Android 4.0 has been out for some time now yet, according to usage studies, a large number of devices still run version 2.x. Changing the install base is slow going as most users upgrade every two years at most and inexpensive smartphones linger on with older versions of the operating system.
This can make buying Android widgets frustrating. The latest and greatest may be attractive and filled with features, yet they also may not run on your phone. Let’s take a moment, then, to instead focus on the tried and true – Android widget apps that have been around for years and will work with version 2.1 or newer.
Most Android handsets will come with the default calendar and a widget, often customized by the manufacturer, but this default options often aren’t the best. Those looking for an alternative should consider aCalendar, which proudly touts itself as the highest-rated calendar app available for Android.
Besides a robust set of options and excellent layout the app also offers some very handy, function widgets that can take up an entire homescreen (if that’s what you want.) And since this app has been around for some time you can rest assured it’s stable and complete. This app is free and you’ll need Android 2.1 or newer to use it.
One of many competitors in the bustling market for Android widget apps, Android Pro Widgets is far from the most popular option. But don’t let that reflect on its quality. This app offers a robust widget selection and a simple, functional look. There’s a variety of different widgets provided and the app supports both scrollable and fullscreen widgets (where appropriate).
You can download ADW for free, but you’ll need to pay $2.50 for the premium version, which unlocks some helpful features. The app works with Android 2.1 or newer.
Another self-explanatory app, this weather Android widgets offers a graphical twist on the basic concept. Animations change according to what the weather is and will be, offering both predictions and some flair to help set your Android apart from the crowd.
To be honest, this isn’t the best weather widget. It does the job well enough, however, and it works with any version of Android 1.6 or newer. The app is also free.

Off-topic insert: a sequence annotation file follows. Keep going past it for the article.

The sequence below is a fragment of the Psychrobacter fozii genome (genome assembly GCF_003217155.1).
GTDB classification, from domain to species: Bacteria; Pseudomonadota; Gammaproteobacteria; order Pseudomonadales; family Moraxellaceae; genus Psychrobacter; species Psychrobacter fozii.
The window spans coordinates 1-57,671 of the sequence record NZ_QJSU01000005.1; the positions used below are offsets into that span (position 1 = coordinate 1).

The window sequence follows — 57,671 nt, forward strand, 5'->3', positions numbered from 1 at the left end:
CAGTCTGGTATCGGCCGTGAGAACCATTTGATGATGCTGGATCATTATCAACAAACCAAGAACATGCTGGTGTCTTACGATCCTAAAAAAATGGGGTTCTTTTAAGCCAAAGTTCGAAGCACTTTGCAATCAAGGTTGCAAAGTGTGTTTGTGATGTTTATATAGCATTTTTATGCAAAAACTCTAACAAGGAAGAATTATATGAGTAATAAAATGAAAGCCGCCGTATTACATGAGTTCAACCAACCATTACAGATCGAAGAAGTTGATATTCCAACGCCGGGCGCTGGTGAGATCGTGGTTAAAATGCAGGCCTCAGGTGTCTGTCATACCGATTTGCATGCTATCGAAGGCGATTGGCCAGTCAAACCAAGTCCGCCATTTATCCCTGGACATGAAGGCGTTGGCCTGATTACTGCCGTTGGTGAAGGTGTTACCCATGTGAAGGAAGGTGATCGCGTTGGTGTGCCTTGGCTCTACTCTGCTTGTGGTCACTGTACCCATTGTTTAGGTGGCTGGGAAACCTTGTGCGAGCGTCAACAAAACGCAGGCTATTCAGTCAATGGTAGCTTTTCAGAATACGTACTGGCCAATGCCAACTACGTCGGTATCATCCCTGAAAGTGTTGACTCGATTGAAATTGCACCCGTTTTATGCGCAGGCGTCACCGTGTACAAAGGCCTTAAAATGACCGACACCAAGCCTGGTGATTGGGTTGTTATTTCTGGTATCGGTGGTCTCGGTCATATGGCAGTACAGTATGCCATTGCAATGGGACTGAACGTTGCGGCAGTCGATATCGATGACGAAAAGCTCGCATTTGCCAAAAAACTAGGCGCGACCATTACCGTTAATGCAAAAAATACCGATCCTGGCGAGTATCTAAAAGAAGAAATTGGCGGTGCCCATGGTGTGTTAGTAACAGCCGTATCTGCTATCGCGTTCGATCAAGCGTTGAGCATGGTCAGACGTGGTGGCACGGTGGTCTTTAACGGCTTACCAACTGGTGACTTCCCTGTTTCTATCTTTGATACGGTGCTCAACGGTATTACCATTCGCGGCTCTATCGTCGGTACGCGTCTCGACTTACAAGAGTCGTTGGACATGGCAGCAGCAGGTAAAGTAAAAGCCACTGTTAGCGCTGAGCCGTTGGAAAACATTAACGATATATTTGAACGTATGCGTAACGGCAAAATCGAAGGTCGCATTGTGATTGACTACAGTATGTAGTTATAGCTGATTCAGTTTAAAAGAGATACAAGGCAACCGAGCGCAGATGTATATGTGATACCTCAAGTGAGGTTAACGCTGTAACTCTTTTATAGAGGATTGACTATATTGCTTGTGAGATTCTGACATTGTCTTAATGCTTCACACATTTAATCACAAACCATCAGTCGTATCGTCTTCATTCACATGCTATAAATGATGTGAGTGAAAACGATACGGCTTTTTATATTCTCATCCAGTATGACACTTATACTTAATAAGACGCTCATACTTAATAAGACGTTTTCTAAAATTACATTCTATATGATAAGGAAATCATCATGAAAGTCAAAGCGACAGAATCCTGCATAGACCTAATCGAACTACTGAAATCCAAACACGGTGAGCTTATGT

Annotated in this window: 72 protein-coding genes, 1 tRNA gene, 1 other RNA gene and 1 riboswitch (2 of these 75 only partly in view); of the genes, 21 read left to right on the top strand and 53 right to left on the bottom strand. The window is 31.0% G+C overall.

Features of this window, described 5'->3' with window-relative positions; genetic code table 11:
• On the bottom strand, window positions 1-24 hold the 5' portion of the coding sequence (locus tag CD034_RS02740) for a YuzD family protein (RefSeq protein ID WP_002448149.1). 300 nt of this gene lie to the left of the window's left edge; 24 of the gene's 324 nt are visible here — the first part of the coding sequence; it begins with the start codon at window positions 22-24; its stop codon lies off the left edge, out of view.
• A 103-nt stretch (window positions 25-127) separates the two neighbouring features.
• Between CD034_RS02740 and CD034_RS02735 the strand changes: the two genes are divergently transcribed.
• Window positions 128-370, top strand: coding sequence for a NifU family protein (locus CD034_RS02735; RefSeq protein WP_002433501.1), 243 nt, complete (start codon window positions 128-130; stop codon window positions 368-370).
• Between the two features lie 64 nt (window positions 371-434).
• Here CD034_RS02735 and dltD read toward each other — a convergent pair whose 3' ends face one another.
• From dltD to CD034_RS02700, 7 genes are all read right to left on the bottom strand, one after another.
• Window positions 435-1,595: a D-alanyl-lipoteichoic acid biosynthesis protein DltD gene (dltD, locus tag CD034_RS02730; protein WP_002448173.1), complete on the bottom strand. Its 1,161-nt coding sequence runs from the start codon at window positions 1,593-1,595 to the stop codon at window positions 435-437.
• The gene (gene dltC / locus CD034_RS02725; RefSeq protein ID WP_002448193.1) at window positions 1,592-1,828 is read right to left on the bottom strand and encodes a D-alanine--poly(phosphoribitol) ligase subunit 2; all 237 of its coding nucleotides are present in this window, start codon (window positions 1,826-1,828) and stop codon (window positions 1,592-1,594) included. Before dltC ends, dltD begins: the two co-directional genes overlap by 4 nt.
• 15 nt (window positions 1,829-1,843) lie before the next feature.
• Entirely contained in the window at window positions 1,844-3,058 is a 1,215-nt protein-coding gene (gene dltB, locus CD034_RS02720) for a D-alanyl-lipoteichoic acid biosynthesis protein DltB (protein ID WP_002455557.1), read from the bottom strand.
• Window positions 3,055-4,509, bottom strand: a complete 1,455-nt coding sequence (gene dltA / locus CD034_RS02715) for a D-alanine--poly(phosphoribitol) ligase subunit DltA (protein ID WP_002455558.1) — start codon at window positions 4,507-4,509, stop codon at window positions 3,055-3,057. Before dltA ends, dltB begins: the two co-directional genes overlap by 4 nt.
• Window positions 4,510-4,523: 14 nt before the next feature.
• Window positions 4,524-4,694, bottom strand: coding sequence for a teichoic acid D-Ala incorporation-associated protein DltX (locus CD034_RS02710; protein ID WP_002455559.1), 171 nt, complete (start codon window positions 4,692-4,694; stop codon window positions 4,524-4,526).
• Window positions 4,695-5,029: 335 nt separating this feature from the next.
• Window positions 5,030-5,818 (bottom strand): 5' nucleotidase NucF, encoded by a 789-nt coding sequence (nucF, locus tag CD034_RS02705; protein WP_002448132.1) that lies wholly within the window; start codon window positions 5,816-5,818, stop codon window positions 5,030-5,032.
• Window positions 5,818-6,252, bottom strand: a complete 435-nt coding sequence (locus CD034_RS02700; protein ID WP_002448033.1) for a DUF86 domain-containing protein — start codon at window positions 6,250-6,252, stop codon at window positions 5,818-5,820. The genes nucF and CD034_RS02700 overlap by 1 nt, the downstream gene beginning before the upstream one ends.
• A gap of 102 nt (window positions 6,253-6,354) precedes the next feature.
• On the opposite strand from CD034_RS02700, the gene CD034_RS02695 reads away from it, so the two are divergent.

This is my all-time favorite Android app. Most smartphones (including my old Android device) don’t ship with a way to easily manage podcasts, forcing users to sync them clumsily as audio files. BeyondPod makes the process easier by automatically detecting podcast updates and downloading them to your phone.
A widget is included in the app and provides quick access to podcast play/pause functionality. You can download the app for free, but most pay $6.99 to unlock it after the 7-day trial. The app works with Android 2.1 or newer.
Want to fit more icons on an older device? You can, but you may need to mess with custom launchers or even root your device. Multicon uses widget to overcome this restriction. You create the widget, then add the apps you’d want to include. That’s it. Suddenly, your homescreen has twice as many icons as before.
Multicon is and always has been free. Better yet, it works on almost any device including those still stuck on version 1.6. If your phone runs Android, it can run Multicon.
There are many music players available. Most aren’t good or aren’t compatible with older versions of the operating system. PlayerPro avoid both problems. It’s the highest rated player on the Google Play store, offers an excellent interface complete with attractive widget, and works with any version of Android 2.0 or newer.
What’s the catch? Cost. Most Android players are free. This one offers a 10-day trial, but after that it’s $4.95. If you want to go free, stick with the popular (though in my opinion, inferior) WinAmp player.
Another old-guard Android widget, SwitchPro Widgets is one of the first apps I purchased when I bought a HTC Thunderbolt about two years ago. Since then the app has remained fundamentally the same. It offers quick access to numerous system features through simple, attractive toggles. This app can pack a lot of toggles into one row, so it’s a good pick for users who want maximum functionality in minimum space.
You’ll have to pay $.99 to grab this app and there is no trial. SwitchPro works on any version of Android 2.1 or newer.
This app has long been my go-to for managing WiFi networks on an Android smartphone. The interface isn’t the most attractive, but the app offers a lot of options including several surprisingly nice widgets (surprising, because the widgets look a lot better than the interface itself). This app can detect networks, show signal strength and network channel, connect/disconnect to networks and more.
A premium edition is offered for $1.75, but most users will be happy with the functionality of the free version. Any device using Android 1.6 or newer can run this app.
You’ve no doubt noticed several of these apps are paid. Android is known for its wide selection of free options, but when it comes to reliable apps that work with older devices, there are fewer options. The apps here are simply the best available on older devices, and I’ve used some of them for over two years.
Still, opinions may vary. What are your favorite apps for older Androids? Let us know in the comments.
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